Before the first gramophone disc recordings of The Rite were issued in 1929, Stravinsky had helped to produce a pianola version of the work for the Aeolian Company. He also created a much more comprehensive arrangement for the French player piano company Pleyel, with whom he signed a contract in 1923 under which many of his early works were reproduced on this medium. The Pleyel version of The Rite of Spring was issued in 1921; the British pianolist Rex Lawson recorded the work in this form in 1990.
In 1929 Stravinsky and Monteux vied with each other to conduct the first orchestral gramophone recording of The Rite. While Stravinsky led L’Orchestre des Concerts Straram in a recording for the Columbia label, at the same time Monteux was recording it for the HMV label. Stokowski’s version followed in 1930. Stravinsky made two more recordings, in 1940 and 1960. According to the critic Edward Greenfield, Stravinsky was not technically a great conductor but, Greenfield says, in the 1960 recording with the Columbia Symphony Orchestra the composer inspired a performance with “extraordinary thrust and resilience”. In conversations with Robert Craft, Stravinsky reviewed several recordings of The Rite made in the 1960s. He thought Herbert von Karajan’s 1963 recording with the Berlin Philharmonic, was good, but “the performance is … too polished, a pet savage rather than a real one”. Stravinsky thought that Pierre Boulez, with the Orchestre National de France (1963), was “less good than I had hoped … very bad tempi and some tasteless alterations”. A recording by The Moscow State Symphony Orchestra in 1962 was complimented by the composer for making the music sound Russian “which is just right”, but Stravinsky’s concluding judgement is that none of these three performances is worth preserving.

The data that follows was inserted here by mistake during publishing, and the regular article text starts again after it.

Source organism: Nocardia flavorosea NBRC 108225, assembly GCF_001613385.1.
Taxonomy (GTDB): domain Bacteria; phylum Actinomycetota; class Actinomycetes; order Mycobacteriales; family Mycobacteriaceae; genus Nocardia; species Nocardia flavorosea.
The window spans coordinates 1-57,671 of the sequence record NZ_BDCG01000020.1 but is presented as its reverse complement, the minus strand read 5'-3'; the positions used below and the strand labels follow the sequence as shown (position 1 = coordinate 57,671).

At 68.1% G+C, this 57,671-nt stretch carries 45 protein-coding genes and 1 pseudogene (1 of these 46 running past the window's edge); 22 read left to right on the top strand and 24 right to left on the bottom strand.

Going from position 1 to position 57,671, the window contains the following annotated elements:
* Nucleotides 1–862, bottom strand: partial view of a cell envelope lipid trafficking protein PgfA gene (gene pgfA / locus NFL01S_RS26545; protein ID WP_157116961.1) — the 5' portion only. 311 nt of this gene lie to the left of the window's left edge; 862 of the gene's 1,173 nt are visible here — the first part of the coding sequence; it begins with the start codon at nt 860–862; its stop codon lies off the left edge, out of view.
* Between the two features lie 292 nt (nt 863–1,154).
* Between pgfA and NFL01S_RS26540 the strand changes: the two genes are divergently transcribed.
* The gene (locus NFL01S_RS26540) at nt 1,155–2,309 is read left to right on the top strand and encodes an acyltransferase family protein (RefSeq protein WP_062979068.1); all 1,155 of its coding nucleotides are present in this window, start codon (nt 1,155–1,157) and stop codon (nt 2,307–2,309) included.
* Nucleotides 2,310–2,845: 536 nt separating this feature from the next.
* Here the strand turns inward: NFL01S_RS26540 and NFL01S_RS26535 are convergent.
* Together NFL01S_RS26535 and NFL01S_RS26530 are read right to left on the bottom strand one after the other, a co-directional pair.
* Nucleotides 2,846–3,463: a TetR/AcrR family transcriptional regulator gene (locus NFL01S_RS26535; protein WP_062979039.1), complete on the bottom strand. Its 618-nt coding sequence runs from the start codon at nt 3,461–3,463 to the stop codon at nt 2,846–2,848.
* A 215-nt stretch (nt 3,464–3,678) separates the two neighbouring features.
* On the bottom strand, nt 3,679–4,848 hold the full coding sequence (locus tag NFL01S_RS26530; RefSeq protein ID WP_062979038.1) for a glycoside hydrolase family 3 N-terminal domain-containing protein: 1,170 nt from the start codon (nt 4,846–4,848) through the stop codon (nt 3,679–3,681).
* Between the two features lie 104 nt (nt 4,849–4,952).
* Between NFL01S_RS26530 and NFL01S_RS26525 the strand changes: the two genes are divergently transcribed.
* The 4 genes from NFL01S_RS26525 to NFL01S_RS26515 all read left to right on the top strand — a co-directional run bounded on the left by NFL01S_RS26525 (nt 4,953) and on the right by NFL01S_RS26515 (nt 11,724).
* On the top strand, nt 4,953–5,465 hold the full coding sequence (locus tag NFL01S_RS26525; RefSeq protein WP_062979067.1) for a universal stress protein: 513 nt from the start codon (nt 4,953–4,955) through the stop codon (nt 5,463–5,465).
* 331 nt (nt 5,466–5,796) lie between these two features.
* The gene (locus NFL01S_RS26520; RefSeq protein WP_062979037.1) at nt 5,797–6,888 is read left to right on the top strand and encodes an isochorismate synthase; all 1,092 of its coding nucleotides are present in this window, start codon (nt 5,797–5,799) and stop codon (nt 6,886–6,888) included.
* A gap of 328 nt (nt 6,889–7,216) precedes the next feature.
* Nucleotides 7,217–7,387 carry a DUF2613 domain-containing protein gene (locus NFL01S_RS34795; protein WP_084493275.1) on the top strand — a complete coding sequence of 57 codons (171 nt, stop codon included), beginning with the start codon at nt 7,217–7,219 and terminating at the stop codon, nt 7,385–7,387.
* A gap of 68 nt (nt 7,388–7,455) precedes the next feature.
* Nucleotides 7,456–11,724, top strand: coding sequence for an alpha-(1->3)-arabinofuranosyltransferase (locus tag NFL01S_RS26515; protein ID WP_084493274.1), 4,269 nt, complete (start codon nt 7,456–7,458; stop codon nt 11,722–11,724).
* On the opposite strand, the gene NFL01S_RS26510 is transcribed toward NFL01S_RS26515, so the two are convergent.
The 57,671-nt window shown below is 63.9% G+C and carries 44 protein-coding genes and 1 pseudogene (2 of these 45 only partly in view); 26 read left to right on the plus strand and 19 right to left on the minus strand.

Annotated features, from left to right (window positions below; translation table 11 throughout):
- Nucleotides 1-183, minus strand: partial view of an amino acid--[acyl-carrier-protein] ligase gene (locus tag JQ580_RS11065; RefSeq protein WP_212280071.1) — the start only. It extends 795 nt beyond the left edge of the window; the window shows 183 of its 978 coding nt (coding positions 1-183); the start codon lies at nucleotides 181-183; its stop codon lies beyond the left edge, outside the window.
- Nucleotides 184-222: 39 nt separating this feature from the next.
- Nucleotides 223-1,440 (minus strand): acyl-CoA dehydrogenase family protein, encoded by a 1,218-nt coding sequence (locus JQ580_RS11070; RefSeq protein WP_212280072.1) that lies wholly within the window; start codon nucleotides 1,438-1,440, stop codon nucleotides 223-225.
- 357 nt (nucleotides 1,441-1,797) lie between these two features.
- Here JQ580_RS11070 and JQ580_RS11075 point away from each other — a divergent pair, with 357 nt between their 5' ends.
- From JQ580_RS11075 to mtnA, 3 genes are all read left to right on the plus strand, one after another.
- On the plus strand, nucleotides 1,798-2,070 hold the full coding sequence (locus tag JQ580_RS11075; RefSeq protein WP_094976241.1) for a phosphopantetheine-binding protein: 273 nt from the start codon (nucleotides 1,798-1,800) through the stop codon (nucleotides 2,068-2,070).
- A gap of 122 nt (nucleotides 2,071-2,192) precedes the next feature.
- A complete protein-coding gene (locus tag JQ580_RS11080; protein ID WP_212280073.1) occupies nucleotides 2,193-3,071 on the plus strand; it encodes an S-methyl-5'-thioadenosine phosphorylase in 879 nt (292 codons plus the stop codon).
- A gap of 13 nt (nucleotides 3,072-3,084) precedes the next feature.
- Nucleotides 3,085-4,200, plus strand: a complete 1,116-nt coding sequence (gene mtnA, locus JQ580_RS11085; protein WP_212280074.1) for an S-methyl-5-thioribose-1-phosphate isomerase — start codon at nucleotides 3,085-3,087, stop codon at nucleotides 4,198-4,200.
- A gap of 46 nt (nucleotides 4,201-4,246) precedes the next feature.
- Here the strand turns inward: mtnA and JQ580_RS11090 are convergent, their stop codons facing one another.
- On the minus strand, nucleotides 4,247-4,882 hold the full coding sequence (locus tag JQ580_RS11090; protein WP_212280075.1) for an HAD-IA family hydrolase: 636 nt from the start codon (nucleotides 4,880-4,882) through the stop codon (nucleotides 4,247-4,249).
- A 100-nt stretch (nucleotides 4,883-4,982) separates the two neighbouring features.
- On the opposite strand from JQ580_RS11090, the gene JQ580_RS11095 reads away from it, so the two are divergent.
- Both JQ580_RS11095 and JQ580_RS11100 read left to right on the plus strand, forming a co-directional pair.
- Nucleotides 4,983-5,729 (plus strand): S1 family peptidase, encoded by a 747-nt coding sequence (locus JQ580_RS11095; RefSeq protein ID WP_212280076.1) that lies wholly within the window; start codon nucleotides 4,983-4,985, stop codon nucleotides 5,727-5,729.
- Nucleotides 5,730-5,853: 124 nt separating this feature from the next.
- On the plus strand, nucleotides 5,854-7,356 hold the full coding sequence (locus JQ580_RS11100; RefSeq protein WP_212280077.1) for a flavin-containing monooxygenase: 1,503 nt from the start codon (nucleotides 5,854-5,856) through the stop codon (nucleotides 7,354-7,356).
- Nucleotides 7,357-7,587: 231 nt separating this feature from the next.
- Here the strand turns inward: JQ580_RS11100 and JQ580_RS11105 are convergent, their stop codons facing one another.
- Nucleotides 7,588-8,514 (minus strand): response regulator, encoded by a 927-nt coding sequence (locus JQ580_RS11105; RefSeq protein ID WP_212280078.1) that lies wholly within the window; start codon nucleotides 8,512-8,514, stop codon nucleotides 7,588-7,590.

As of 2013 there are well over 100 different recordings of The Rite commercially available, and many more held in library sound archives. It has become one of the most recorded of all 20th century musical works. A work that addresses this wealth of available recorded versions is Stefan Goldmanns “Edit”, mounting one continuous recording from hundreds of cut segments from 14 recorded versions.